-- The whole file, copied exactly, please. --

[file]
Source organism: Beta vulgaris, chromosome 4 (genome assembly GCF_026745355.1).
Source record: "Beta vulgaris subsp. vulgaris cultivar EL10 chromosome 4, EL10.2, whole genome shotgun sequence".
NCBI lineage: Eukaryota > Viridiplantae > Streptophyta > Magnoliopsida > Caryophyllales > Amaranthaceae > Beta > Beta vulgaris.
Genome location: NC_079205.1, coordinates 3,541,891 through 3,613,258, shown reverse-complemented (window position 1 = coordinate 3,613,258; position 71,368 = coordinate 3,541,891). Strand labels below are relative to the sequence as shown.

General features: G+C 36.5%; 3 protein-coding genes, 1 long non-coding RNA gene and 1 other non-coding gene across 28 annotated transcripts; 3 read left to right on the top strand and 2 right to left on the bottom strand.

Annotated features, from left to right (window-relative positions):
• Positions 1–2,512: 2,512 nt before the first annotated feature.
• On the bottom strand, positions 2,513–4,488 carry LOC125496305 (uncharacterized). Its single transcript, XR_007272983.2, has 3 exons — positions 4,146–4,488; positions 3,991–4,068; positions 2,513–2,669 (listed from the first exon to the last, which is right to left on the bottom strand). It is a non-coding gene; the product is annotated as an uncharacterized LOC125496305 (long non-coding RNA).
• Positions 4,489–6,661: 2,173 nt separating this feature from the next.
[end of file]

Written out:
Source organism: Beta vulgaris, chromosome 4 (genome assembly GCF_026745355.1).
Source record: "Beta vulgaris subsp. vulgaris cultivar EL10 chromosome 4, EL10.2, whole genome shotgun sequence".
NCBI lineage: Eukaryota > Viridiplantae > Streptophyta > Magnoliopsida > Caryophyllales > Amaranthaceae > Beta > Beta vulgaris.
Genome location: NC_079205.1, coordinates 3,541,891 through 3,613,258, shown reverse-complemented (window position 1 = coordinate 3,613,258; position 71,368 = coordinate 3,541,891). Strand labels below are relative to the sequence as shown.

General features: G+C 36.5%; 3 protein-coding genes, 1 long non-coding RNA gene and 1 other non-coding gene across 28 annotated transcripts; 3 read left to right on the top strand and 2 right to left on the bottom strand.

Annotated features, from left to right (window-relative positions):
• Positions 1–2,512: 2,512 nt before the first annotated feature.
• On the bottom strand, positions 2,513–4,488 carry LOC125496305 (uncharacterized). Its single transcript, XR_007272983.2, has 3 exons — positions 4,146–4,488; positions 3,991–4,068; positions 2,513–2,669 (listed from the first exon to the last, which is right to left on the bottom strand). It is a non-coding gene; the product is annotated as an uncharacterized LOC125496305 (long non-coding RNA).
• Positions 4,489–6,661: 2,173 nt separating this feature from the next.